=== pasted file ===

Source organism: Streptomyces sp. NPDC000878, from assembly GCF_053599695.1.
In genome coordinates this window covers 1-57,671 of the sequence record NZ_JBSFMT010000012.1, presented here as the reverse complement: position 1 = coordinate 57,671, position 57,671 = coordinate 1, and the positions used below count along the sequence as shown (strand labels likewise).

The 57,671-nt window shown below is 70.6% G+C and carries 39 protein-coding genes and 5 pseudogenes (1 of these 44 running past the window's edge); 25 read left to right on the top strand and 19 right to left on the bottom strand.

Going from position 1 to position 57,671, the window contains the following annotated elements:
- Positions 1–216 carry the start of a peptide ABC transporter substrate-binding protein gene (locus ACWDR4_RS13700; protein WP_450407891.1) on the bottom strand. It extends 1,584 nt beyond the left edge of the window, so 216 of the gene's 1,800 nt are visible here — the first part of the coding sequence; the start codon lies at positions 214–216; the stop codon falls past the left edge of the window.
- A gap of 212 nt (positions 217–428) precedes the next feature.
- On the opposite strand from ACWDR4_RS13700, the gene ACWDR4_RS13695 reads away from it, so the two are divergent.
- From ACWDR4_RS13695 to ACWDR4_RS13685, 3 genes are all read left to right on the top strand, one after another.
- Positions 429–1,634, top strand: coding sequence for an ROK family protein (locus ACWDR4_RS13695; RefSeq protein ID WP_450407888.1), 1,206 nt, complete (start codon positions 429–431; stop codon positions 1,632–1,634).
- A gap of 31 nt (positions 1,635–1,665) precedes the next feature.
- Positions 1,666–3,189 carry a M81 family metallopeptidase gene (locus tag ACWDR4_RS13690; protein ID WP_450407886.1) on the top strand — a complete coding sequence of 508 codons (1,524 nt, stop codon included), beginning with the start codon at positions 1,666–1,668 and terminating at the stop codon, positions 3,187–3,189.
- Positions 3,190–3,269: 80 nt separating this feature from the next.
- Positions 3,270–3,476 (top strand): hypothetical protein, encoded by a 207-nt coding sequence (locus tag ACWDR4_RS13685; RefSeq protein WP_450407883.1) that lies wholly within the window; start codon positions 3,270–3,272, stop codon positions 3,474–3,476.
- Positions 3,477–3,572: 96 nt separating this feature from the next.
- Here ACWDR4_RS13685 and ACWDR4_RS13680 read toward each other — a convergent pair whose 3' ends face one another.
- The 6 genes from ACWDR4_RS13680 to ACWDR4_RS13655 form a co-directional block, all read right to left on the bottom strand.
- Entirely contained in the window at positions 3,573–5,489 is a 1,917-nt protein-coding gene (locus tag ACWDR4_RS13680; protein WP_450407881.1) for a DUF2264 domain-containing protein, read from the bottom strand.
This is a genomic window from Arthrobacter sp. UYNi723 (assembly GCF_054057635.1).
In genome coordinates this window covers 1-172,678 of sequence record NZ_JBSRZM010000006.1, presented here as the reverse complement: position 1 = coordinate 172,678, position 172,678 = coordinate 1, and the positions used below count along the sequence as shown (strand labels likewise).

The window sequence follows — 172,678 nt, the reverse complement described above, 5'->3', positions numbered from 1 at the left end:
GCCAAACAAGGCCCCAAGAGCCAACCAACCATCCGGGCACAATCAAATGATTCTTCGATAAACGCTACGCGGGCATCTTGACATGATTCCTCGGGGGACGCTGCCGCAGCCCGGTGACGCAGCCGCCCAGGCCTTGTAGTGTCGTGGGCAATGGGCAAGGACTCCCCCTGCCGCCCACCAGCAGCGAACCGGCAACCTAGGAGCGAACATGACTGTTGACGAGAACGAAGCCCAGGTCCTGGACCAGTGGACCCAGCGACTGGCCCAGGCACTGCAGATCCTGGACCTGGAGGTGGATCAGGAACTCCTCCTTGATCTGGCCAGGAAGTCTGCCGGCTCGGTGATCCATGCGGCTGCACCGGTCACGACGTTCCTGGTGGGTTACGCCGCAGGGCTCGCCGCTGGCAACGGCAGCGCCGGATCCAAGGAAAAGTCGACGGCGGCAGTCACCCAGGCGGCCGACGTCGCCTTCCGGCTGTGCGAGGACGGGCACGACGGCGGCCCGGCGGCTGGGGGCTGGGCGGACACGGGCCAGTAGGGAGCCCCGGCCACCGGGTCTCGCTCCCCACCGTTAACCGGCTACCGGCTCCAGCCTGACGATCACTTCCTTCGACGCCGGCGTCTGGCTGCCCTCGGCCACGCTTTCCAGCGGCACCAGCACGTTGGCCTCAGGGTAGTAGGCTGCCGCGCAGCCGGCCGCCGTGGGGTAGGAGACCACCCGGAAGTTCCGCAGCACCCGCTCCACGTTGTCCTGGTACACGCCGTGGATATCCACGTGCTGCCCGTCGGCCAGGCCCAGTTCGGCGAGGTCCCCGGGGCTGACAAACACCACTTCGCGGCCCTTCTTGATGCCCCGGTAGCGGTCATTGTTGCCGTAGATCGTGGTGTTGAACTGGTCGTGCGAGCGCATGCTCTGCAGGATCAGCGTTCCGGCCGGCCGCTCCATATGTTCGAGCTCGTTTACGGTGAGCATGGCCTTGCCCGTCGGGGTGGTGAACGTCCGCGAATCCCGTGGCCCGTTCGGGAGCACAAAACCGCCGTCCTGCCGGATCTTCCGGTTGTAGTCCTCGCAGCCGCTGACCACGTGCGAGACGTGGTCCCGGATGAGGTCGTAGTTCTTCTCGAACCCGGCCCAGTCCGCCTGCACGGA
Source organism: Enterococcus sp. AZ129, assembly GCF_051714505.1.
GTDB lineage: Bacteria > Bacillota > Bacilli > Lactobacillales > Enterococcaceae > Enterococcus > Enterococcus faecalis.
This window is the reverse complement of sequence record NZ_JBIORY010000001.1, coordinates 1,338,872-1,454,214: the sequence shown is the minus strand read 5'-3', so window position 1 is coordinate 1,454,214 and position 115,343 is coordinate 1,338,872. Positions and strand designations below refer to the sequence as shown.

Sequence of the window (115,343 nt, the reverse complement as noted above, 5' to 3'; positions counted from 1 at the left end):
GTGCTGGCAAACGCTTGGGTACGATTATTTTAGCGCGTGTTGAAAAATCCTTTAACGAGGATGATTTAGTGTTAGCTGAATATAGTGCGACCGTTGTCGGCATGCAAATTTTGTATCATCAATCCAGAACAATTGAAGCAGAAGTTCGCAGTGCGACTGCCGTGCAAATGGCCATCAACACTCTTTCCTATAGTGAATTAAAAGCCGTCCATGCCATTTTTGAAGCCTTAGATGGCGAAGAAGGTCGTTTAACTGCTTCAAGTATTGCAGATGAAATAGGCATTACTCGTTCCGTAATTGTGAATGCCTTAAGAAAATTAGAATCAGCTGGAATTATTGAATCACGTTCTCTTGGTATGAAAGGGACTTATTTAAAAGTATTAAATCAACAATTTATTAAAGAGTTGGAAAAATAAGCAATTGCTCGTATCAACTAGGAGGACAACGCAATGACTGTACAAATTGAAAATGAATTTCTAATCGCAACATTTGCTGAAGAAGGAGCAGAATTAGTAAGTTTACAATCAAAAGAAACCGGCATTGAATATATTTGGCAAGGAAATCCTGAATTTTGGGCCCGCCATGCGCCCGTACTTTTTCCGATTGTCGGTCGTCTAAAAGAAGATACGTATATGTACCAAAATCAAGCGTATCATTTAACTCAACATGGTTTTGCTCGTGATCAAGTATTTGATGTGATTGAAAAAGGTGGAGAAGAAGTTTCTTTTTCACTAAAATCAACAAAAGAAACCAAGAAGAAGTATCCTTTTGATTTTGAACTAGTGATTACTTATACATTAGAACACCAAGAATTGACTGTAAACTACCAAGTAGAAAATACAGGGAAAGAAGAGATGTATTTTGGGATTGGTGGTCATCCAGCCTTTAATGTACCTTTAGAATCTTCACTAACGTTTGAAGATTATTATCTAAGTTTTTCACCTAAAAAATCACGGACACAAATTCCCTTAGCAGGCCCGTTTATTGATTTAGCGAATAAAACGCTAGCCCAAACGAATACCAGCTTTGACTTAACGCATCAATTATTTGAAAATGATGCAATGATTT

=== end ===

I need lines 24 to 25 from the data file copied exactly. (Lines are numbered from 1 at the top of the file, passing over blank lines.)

This window is the reverse complement of sequence record NZ_JBIORY010000001.1, coordinates 1,338,872-1,454,214: the sequence shown is the minus strand read 5'-3', so window position 1 is coordinate 1,454,214 and position 115,343 is coordinate 1,338,872. Positions and strand designations below refer to the sequence as shown.

Sequence of the window (115,343 nt, the reverse complement as noted above, 5' to 3'; positions counted from 1 at the left end):